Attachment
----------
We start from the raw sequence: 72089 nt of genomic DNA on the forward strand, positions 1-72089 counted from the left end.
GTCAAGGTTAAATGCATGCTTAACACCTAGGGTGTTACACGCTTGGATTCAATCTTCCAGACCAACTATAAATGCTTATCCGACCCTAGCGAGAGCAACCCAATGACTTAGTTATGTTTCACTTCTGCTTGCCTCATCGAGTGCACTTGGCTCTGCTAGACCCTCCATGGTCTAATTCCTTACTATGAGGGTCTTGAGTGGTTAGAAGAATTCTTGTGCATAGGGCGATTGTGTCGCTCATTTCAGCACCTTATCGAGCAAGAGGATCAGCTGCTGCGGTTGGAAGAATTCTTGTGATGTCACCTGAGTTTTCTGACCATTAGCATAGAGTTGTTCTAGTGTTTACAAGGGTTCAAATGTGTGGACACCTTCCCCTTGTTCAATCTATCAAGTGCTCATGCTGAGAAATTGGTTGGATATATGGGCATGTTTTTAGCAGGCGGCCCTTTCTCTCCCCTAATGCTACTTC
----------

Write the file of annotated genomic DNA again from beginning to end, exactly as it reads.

We start from the raw sequence: 72089 nt of genomic DNA on the forward strand, positions 1-72089 counted from the left end.
GTCAAGGTTAAATGCATGCTTAACACCTAGGGTGTTACACGCTTGGATTCAATCTTCCAGACCAACTATAAATGCTTATCCGACCCTAGCGAGAGCAACCCAATGACTTAGTTATGTTTCACTTCTGCTTGCCTCATCGAGTGCACTTGGCTCTGCTAGACCCTCCATGGTCTAATTCCTTACTATGAGGGTCTTGAGTGGTTAGAAGAATTCTTGTGCATAGGGCGATTGTGTCGCTCATTTCAGCACCTTATCGAGCAAGAGGATCAGCTGCTGCGGTTGGAAGAATTCTTGTGATGTCACCTGAGTTTTCTGACCATTAGCATAGAGTTGTTCTAGTGTTTACAAGGGTTCAAATGTGTGGACACCTTCCCCTTGTTCAATCTATCAAGTGCTCATGCTGAGAAATTGGTTGGATATATGGGCATGTTTTTAGCAGGCGGCCCTTTCTCTCCCCTAATGCTACTTC